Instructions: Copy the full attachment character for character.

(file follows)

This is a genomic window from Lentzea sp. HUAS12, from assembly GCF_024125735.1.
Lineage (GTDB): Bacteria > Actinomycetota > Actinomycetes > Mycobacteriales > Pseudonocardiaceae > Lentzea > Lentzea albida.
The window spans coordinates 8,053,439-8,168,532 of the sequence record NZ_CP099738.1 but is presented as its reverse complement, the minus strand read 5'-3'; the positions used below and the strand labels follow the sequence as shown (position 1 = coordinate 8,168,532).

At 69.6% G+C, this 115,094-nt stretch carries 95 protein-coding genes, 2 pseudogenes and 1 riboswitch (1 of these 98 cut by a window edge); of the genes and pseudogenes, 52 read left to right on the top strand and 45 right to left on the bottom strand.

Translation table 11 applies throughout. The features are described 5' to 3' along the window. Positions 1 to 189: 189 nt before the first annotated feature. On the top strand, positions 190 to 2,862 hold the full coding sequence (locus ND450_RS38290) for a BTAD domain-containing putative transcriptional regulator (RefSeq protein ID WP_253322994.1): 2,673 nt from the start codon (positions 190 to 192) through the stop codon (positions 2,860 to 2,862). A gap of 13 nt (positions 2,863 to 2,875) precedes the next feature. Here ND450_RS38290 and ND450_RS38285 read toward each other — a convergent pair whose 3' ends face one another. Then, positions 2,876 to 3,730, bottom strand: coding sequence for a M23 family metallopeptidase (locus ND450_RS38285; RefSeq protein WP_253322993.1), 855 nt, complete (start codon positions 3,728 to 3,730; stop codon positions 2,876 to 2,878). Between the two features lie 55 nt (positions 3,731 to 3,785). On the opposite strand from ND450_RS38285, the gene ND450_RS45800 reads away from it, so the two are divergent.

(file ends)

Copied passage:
This is a genomic window from Lentzea sp. HUAS12, from assembly GCF_024125735.1.
Lineage (GTDB): Bacteria > Actinomycetota > Actinomycetes > Mycobacteriales > Pseudonocardiaceae > Lentzea > Lentzea albida.
The window spans coordinates 8,053,439-8,168,532 of the sequence record NZ_CP099738.1 but is presented as its reverse complement, the minus strand read 5'-3'; the positions used below and the strand labels follow the sequence as shown (position 1 = coordinate 8,168,532).

At 69.6% G+C, this 115,094-nt stretch carries 95 protein-coding genes, 2 pseudogenes and 1 riboswitch (1 of these 98 cut by a window edge); of the genes and pseudogenes, 52 read left to right on the top strand and 45 right to left on the bottom strand.

Translation table 11 applies throughout. The features are described 5' to 3' along the window. Positions 1 to 189: 189 nt before the first annotated feature. On the top strand, positions 190 to 2,862 hold the full coding sequence (locus ND450_RS38290) for a BTAD domain-containing putative transcriptional regulator (RefSeq protein ID WP_253322994.1): 2,673 nt from the start codon (positions 190 to 192) through the stop codon (positions 2,860 to 2,862). A gap of 13 nt (positions 2,863 to 2,875) precedes the next feature. Here ND450_RS38290 and ND450_RS38285 read toward each other — a convergent pair whose 3' ends face one another. Then, positions 2,876 to 3,730, bottom strand: coding sequence for a M23 family metallopeptidase (locus ND450_RS38285; RefSeq protein WP_253322993.1), 855 nt, complete (start codon positions 3,728 to 3,730; stop codon positions 2,876 to 2,878). Between the two features lie 55 nt (positions 3,731 to 3,785). On the opposite strand from ND450_RS38285, the gene ND450_RS45800 reads away from it, so the two are divergent.